Today in Soap Opera History (September 29)

1969: Bright Promise premiered. 1978: For Richer, For 
Poorer ended.  1989: Terry Lester debuted on Santa 
Barbara. 1995: Another World's Vicky hoped Ryan
would survive being shot.
"History cannot give us a program for the future, but it can give us a fuller understanding of ourselves, and of our common humanity, so that we can better face the future."
― Robert Penn Warren

"Today in Soap Opera History" is a collection of the most memorable, interesting and influential events in the history of scripted, serialized programs. From birthdays and anniversaries to scandals and controversies, every day this column celebrates the soap opera in American culture.

On this date in...

1947: Radio soap opera Claudia premiered. Due in large part to the success of the two Claudia movies, the D'Arcy advertising agency decided to bring the characters to radio in a five-a-week quarter-hour serial on behalf of its client, Coca-Cola. Kathryn Bard was cast as Claudia and Paul Crabtree as David, with Joe King announcing.

1969: Daytime soap opera Bright Promise premiered on NBC. The daytime soap opera ran at 3:30 p.m. ET until March 31, 1972. The show revolved around students and faculty at the fictional Bancroft College and was created by Frank and Doris Hursley. The show starred Dana Andrews, and Anthony Geary would later join the cast. Bright Promise actress Gail Kobe would become the executive producer of its replacement show, Return to Peyton Place.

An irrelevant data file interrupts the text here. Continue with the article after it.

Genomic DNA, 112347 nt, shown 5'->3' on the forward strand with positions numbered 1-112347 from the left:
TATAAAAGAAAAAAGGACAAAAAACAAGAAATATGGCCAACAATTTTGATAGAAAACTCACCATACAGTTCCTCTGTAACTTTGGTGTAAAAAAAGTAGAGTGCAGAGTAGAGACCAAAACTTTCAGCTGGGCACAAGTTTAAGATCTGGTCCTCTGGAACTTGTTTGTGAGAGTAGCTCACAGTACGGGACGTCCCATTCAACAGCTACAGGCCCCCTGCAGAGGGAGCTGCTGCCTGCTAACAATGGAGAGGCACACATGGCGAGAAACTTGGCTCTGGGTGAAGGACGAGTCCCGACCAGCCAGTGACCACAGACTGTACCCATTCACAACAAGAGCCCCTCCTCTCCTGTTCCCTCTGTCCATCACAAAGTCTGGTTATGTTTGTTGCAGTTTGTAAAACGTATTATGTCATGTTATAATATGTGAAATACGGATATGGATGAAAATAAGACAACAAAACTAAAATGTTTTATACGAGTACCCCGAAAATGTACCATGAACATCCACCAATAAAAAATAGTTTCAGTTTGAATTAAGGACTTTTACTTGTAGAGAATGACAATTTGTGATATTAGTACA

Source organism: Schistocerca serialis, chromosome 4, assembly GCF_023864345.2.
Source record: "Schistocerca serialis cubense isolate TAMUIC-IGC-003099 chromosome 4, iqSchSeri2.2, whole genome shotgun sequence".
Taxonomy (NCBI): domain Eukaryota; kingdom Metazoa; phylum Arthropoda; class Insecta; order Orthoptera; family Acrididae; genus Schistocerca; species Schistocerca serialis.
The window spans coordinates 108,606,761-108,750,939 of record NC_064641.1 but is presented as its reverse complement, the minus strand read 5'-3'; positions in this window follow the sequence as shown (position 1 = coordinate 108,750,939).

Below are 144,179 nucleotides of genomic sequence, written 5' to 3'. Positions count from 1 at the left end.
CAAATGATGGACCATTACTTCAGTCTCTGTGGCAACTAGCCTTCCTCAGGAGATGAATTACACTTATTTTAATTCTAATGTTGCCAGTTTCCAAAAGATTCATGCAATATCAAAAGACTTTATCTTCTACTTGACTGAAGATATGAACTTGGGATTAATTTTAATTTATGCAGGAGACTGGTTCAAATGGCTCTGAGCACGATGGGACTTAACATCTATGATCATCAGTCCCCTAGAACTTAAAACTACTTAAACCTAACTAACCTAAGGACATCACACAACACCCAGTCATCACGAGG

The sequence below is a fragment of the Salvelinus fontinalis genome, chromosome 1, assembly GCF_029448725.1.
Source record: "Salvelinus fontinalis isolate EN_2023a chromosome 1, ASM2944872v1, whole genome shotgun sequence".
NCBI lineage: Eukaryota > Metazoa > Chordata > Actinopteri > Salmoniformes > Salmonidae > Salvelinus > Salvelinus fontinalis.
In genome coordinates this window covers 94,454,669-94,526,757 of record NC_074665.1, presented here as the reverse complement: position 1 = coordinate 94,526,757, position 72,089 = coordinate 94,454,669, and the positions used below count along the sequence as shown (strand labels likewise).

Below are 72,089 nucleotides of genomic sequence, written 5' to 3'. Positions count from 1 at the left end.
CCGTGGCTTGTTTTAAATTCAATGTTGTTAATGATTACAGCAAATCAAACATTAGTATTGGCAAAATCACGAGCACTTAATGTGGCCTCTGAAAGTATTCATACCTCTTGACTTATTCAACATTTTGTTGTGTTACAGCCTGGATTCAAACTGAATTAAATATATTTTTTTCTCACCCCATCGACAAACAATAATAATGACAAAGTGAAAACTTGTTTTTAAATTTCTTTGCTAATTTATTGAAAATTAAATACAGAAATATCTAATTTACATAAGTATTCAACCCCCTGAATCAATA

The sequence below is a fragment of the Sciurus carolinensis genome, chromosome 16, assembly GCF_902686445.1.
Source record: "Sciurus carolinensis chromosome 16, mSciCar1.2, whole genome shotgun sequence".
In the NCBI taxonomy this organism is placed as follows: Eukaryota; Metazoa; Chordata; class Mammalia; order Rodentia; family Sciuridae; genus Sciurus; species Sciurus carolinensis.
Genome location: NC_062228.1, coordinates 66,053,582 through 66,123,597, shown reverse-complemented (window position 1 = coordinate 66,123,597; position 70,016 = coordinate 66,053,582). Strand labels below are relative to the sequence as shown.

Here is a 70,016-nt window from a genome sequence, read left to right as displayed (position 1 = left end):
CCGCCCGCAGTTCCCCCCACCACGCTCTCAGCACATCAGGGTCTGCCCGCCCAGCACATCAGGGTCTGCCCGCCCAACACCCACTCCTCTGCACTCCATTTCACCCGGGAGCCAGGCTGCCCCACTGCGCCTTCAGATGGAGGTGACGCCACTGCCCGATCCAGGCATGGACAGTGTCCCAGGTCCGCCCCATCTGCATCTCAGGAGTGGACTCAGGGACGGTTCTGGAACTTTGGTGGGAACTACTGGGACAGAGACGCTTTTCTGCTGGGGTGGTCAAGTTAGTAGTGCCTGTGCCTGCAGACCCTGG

'The Young and the Restless' Alum Joe LaDue Dead at 70

Quinn Redeker and Joe LaDue (right) attended a 30th anniversary
celebration for Jeanne Cooper in 2004.
Actor Joe LaDue died on May 26 at age 70.

LaDue starred as Derek Thurston on CBS daytime drama The Young and the Restless from 1977-1980. In 1983, he played Detective Harry Frost on NBC's Days of our Lives.

LaDue's other credits include Emergency!, The Rookies, Starsky and Hutch, Casino, Luckytown and Ocean's Eleven.

In recent years, LaDue had suffered from Alzheimer's disease.